Krissy Bergmark is a tabla player, percussionist, composer, and educator. She centers her creative work on bringing tabla to new genres and cross-genres through composition and performance. She has received commissions and grants through the Cedar Commissions, the Jerome Foundation, the Metropolitan Regional Arts Council, and the Minnesota State Arts Board for her tabla studies and compositions for tabla, percussion, and strings. She was also a participant in the International Workshop in Jazz and Creative Music at Banff Center for Arts and Creativity in 2018 and Silkroad Ensemble’s Global Musician Workshop in 2016. She composes and performs with her progressive folk trio Sprig of That, experimental duo Lo.mocean, and a variety of other artists in Minneapolis, Saint Paul, Chicago, and New York. Krissy is a 2010 graduate of Northern Illinois University and a 2012 graduate of the University of Minnesota. She is an Adjunct Professor of Percussion at Gustavus Adolphus College. She studies tabla with Pandit Yogesh Samsi.
Rhythm! Scene: If you weren't a percussionist and educator, what career could you see yourself having pursued?
Krissy Bergmark: If I weren’t a musical artist, I would pursue creative writing. I’ve always had an easier time expressing myself in writing than with words. Writing was an early love of mine; I started a school newspaper when I was in fourth grade, and I was a fairly avid reader. I later started writing poetry, which I still do. My favorite poets are Ross Gay and Mary Oliver. It is a love that has served me well; I still find myself writing fairly often, from journaling to grant writing.
R!S: As a freelance artist, what's one of the weirdest gigs you've taken or oddest jobs you've had outside the industry?
KB: I haven’t had too many weird gigs, and I’ve been very lucky to have mostly made my living inside the music industry. Some of my favorite opportunities have been playing a yoga retreat, playing outdoor gigs near the lakes of Minnesota, and playing various weddings. I once played in a Sikh wedding in which the officiant was also the harmonium player I was playing with; I felt like a big part of this couple’s special day! It was a beautiful surprise and such an honor.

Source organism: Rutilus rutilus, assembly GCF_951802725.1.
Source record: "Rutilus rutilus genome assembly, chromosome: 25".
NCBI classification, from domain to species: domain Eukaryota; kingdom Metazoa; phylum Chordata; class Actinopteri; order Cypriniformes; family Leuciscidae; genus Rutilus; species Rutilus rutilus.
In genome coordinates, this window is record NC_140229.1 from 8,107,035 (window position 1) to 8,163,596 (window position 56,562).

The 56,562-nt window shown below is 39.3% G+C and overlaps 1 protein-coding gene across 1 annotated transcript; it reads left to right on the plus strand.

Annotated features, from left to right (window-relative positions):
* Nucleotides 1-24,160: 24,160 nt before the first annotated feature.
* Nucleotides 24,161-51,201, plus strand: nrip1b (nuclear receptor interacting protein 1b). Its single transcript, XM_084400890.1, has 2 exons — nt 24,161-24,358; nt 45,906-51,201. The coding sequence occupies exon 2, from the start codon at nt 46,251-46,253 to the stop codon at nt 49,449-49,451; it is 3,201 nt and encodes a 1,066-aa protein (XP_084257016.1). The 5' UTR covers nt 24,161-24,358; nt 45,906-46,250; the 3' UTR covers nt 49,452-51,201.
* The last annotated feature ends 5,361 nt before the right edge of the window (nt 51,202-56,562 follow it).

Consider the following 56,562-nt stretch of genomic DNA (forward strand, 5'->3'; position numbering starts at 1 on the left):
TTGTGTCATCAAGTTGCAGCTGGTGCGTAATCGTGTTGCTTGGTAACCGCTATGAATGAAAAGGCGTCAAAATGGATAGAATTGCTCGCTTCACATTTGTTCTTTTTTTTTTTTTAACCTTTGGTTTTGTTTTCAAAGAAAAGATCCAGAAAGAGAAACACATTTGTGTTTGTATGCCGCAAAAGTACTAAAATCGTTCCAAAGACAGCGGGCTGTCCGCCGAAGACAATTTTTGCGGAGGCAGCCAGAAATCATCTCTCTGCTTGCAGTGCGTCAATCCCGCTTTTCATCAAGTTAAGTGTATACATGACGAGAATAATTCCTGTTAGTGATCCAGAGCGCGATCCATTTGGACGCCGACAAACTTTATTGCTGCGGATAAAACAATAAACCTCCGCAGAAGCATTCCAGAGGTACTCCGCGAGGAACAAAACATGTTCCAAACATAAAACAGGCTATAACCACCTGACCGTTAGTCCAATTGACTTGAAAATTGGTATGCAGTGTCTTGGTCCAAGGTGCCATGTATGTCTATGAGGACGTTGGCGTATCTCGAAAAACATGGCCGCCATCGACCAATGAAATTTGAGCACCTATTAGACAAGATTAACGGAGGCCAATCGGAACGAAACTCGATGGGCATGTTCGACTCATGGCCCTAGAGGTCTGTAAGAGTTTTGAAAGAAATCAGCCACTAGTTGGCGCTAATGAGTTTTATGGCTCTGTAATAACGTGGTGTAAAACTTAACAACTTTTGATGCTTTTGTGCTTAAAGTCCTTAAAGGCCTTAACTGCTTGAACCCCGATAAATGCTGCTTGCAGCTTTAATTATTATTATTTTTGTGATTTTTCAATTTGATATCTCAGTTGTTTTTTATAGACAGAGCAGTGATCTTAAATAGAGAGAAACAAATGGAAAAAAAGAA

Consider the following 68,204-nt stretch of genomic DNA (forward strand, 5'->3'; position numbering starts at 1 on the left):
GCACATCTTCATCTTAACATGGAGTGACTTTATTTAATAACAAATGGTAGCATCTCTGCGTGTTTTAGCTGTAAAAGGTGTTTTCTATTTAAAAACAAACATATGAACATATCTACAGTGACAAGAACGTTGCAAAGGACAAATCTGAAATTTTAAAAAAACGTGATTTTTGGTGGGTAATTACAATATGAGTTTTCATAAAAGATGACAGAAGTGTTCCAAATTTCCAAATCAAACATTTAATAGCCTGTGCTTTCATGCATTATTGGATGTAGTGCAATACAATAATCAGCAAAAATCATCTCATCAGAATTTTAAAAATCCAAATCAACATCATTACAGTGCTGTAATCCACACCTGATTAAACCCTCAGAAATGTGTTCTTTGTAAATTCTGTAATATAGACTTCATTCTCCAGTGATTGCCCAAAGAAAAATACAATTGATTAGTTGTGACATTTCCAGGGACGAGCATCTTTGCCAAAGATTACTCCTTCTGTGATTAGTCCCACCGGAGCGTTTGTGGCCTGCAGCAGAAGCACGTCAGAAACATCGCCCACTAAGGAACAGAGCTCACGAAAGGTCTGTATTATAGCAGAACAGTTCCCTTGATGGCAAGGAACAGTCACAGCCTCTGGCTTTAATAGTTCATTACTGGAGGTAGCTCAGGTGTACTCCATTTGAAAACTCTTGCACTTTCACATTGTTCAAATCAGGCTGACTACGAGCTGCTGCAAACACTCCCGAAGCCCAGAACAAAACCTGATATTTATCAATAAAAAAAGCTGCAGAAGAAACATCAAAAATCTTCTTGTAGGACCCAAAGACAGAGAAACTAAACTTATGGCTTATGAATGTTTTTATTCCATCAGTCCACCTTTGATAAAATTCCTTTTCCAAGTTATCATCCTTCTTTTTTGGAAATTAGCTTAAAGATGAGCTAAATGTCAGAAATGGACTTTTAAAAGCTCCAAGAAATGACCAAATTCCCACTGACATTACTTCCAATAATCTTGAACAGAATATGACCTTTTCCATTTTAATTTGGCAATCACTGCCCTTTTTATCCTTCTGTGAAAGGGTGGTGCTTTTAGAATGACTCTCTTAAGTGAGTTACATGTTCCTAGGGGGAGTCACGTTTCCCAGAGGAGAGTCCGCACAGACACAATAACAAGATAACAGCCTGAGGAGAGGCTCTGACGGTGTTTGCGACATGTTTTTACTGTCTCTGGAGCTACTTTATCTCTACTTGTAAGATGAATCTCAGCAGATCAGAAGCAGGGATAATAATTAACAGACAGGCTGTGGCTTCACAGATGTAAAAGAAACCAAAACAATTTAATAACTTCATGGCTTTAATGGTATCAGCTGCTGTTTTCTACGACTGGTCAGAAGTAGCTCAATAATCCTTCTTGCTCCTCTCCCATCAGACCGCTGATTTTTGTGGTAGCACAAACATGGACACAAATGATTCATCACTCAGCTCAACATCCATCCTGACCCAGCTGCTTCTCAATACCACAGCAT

R!S: What’s one thing about you that your colleagues or students would unanimously proclaim?
KB: I am a RELENTLESS optimist! It is both my Achilles’ heel and a super power. My optimism interferes when I overestimate what I can get done in a given amount of time. I love playing and collaborating and teaching, and sometimes I agree to too many things! When it is serving as a super power, I think it carries me through the most difficult times and brings a sense of optimism and brightness to my colleagues and students.
R!S: What is your all-time favorite album and why?
KB: My all-time favorite album is The Melody of Rhythm by Bela Fleck, Edgar Meyer, and Zakir Hussain — specifically the trio pieces. This album showed me what was possible on tabla and became a North Star for how I want to play and the kind of music I want to make. It still serves that purpose many years later! It is a life goal of mine to make music that inspires the depth of momentum that album has given me.
R!S: Where did you grow up, and what’s one interesting thing about your childhood (musically or otherwise)?
KB: I grew up in Orland Park, Illinois. My parents both love music in very different ways, so I grew up listening to a wide variety of pop, rock, classical, and a lot of jazz. Listening to music and going to concerts was always a big part of my childhood. I knew I loved music, but I didn’t actually meet what is now my primary instrument, tabla, until I was 20 years old!